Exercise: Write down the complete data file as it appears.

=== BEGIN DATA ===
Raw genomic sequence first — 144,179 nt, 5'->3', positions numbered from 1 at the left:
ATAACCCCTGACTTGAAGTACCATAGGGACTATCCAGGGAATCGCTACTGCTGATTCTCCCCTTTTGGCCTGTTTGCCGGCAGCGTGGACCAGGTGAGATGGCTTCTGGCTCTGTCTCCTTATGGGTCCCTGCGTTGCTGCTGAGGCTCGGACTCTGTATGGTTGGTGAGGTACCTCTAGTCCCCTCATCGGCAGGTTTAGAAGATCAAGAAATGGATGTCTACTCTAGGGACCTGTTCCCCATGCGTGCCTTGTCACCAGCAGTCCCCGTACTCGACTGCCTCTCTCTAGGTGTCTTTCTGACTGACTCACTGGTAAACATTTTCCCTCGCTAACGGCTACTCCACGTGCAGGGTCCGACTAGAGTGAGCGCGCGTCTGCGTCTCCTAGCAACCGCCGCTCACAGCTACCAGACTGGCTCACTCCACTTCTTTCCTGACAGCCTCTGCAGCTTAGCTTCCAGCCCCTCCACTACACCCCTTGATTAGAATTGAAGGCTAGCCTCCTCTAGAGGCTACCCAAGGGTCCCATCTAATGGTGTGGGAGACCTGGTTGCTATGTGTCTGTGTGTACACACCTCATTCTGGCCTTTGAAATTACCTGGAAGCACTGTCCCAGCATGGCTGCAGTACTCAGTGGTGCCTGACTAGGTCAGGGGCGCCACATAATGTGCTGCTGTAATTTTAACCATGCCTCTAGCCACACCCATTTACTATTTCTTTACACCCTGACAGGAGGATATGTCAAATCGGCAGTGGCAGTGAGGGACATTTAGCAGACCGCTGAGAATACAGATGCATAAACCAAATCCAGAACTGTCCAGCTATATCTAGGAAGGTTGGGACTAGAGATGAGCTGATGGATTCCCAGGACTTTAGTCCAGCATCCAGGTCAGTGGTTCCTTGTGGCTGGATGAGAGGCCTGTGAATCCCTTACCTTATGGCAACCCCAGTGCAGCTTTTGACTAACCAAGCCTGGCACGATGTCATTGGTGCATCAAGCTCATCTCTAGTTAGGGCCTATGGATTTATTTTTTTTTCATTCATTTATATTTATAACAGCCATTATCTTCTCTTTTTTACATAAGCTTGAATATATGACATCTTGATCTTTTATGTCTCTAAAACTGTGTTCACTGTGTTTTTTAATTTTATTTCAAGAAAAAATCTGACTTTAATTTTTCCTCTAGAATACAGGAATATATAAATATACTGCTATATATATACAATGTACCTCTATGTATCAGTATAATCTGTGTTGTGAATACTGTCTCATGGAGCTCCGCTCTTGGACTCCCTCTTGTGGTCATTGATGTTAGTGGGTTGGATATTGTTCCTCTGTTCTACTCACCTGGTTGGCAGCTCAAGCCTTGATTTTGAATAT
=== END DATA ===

Raw genomic sequence first — 144,179 nt, 5'->3', positions numbered from 1 at the left:
ATAACCCCTGACTTGAAGTACCATAGGGACTATCCAGGGAATCGCTACTGCTGATTCTCCCCTTTTGGCCTGTTTGCCGGCAGCGTGGACCAGGTGAGATGGCTTCTGGCTCTGTCTCCTTATGGGTCCCTGCGTTGCTGCTGAGGCTCGGACTCTGTATGGTTGGTGAGGTACCTCTAGTCCCCTCATCGGCAGGTTTAGAAGATCAAGAAATGGATGTCTACTCTAGGGACCTGTTCCCCATGCGTGCCTTGTCACCAGCAGTCCCCGTACTCGACTGCCTCTCTCTAGGTGTCTTTCTGACTGACTCACTGGTAAACATTTTCCCTCGCTAACGGCTACTCCACGTGCAGGGTCCGACTAGAGTGAGCGCGCGTCTGCGTCTCCTAGCAACCGCCGCTCACAGCTACCAGACTGGCTCACTCCACTTCTTTCCTGACAGCCTCTGCAGCTTAGCTTCCAGCCCCTCCACTACACCCCTTGATTAGAATTGAAGGCTAGCCTCCTCTAGAGGCTACCCAAGGGTCCCATCTAATGGTGTGGGAGACCTGGTTGCTATGTGTCTGTGTGTACACACCTCATTCTGGCCTTTGAAATTACCTGGAAGCACTGTCCCAGCATGGCTGCAGTACTCAGTGGTGCCTGACTAGGTCAGGGGCGCCACATAATGTGCTGCTGTAATTTTAACCATGCCTCTAGCCACACCCATTTACTATTTCTTTACACCCTGACAGGAGGATATGTCAAATCGGCAGTGGCAGTGAGGGACATTTAGCAGACCGCTGAGAATACAGATGCATAAACCAAATCCAGAACTGTCCAGCTATATCTAGGAAGGTTGGGACTAGAGATGAGCTGATGGATTCCCAGGACTTTAGTCCAGCATCCAGGTCAGTGGTTCCTTGTGGCTGGATGAGAGGCCTGTGAATCCCTTACCTTATGGCAACCCCAGTGCAGCTTTTGACTAACCAAGCCTGGCACGATGTCATTGGTGCATCAAGCTCATCTCTAGTTAGGGCCTATGGATTTATTTTTTTTTCATTCATTTATATTTATAACAGCCATTATCTTCTCTTTTTTACATAAGCTTGAATATATGACATCTTGATCTTTTATGTCTCTAAAACTGTGTTCACTGTGTTTTTTAATTTTATTTCAAGAAAAAATCTGACTTTAATTTTTCCTCTAGAATACAGGAATATATAAATATACTGCTATATATATACAATGTACCTCTATGTATCAGTATAATCTGTGTTGTGAATACTGTCTCATGGAGCTCCGCTCTTGGACTCCCTCTTGTGGTCATTGATGTTAGTGGGTTGGATATTGTTCCTCTGTTCTACTCACCTGGTTGGCAGCTCAAGCCTTGATTTTGAATAT